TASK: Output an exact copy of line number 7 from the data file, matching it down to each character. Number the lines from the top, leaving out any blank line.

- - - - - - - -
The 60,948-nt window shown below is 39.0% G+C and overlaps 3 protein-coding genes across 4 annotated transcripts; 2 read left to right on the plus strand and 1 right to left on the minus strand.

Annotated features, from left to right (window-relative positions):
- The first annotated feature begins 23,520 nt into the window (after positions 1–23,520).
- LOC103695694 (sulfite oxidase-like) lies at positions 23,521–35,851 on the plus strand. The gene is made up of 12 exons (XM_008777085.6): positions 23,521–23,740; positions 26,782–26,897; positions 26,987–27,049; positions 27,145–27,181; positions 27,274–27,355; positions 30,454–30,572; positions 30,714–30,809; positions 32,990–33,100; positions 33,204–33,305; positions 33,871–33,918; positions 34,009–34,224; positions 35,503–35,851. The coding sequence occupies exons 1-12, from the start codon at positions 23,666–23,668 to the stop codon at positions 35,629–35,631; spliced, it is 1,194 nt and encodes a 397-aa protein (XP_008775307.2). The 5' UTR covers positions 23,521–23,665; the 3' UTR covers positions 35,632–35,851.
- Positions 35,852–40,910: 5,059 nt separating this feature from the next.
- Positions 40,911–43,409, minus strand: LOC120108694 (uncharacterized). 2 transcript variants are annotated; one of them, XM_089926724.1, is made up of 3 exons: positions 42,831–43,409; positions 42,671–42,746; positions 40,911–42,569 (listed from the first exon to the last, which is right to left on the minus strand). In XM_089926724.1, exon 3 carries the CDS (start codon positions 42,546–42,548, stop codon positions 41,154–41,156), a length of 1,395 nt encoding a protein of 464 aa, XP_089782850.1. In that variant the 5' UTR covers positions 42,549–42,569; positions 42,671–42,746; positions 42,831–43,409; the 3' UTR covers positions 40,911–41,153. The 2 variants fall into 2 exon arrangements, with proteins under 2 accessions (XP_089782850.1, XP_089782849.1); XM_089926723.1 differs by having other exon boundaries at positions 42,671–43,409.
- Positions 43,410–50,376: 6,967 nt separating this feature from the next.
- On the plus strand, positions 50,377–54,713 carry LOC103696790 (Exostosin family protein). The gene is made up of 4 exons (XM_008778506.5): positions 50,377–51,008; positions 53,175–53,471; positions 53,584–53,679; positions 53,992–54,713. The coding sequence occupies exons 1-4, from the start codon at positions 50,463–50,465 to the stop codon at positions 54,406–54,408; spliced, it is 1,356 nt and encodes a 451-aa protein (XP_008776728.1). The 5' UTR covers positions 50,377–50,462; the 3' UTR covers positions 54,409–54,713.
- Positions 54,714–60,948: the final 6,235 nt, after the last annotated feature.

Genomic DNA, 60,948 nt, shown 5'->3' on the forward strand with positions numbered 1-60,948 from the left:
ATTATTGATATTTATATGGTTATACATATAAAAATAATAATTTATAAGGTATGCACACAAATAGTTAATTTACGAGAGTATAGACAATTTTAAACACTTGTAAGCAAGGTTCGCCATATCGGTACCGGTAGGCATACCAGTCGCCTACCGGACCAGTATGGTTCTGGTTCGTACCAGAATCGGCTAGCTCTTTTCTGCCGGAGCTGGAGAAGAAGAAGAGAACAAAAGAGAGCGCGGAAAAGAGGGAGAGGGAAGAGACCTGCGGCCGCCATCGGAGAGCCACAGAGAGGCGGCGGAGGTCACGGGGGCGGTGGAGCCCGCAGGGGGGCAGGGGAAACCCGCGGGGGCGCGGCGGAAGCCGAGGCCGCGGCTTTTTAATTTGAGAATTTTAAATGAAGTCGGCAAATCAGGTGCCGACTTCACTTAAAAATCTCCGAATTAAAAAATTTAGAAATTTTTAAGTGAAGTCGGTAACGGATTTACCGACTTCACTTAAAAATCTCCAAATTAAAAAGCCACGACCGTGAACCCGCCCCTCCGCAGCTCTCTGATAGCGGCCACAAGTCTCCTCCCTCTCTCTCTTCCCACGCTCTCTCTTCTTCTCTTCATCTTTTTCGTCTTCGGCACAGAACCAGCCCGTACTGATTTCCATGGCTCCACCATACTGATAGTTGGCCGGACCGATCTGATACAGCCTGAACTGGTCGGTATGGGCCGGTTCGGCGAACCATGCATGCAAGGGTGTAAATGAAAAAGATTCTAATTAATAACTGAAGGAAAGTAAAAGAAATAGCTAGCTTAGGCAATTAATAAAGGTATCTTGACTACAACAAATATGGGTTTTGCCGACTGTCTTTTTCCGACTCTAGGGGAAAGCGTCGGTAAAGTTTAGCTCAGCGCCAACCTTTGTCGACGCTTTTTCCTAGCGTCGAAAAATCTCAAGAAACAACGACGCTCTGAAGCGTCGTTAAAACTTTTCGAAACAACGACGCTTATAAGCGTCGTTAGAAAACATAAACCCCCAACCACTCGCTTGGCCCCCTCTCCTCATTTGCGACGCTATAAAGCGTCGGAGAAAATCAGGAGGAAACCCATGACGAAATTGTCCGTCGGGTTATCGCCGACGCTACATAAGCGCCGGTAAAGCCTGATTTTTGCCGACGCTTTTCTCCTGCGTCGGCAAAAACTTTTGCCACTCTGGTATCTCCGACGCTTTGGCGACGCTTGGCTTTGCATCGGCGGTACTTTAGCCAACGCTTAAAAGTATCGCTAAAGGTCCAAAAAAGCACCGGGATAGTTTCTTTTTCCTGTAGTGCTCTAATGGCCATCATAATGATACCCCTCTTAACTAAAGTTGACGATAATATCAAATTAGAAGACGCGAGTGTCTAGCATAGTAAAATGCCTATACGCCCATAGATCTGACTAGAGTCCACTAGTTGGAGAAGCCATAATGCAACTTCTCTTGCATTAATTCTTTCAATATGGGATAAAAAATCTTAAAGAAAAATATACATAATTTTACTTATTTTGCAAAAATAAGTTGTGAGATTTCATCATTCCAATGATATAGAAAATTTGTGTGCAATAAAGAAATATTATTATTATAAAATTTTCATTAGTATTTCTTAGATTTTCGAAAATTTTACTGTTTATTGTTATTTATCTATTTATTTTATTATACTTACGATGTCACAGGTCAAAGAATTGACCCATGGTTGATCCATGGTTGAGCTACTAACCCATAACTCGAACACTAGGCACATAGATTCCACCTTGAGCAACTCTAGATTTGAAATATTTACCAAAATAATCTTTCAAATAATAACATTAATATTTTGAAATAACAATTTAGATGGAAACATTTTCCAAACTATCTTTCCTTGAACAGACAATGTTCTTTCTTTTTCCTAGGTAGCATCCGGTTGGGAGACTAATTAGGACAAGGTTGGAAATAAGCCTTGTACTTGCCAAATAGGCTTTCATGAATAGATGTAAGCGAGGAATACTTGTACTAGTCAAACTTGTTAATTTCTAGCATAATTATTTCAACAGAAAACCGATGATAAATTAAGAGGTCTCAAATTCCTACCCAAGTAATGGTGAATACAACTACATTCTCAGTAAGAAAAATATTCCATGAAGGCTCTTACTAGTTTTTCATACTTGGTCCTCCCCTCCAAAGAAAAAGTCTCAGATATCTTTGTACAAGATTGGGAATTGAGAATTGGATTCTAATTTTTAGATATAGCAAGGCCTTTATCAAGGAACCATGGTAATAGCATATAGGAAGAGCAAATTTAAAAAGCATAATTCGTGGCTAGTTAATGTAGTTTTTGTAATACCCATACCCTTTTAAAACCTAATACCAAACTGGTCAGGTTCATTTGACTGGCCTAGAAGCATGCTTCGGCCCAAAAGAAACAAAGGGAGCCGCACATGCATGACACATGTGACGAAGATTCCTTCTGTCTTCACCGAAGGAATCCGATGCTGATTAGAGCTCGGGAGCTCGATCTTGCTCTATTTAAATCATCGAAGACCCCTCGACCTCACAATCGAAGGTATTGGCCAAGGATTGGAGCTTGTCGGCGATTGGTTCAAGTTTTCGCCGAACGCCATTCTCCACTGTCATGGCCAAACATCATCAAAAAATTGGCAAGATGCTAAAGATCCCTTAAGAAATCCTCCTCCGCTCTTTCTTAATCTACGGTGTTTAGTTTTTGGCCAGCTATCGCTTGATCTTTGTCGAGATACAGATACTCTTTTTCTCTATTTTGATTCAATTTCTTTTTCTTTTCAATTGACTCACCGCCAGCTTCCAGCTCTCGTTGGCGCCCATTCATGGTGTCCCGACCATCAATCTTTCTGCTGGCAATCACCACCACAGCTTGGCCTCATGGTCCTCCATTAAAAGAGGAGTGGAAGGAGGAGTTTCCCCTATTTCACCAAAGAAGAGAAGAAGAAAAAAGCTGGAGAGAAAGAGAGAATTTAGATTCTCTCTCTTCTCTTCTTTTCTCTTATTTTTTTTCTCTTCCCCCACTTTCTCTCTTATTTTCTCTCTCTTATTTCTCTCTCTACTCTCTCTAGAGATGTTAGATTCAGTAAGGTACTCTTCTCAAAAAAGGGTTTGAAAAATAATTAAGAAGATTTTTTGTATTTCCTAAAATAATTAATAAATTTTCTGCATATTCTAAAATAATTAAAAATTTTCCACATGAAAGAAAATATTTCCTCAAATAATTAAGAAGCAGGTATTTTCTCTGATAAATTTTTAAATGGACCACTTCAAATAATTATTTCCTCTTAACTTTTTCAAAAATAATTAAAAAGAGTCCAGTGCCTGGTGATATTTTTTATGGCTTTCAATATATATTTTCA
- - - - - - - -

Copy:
- Positions 43,410–50,376: 6,967 nt separating this feature from the next.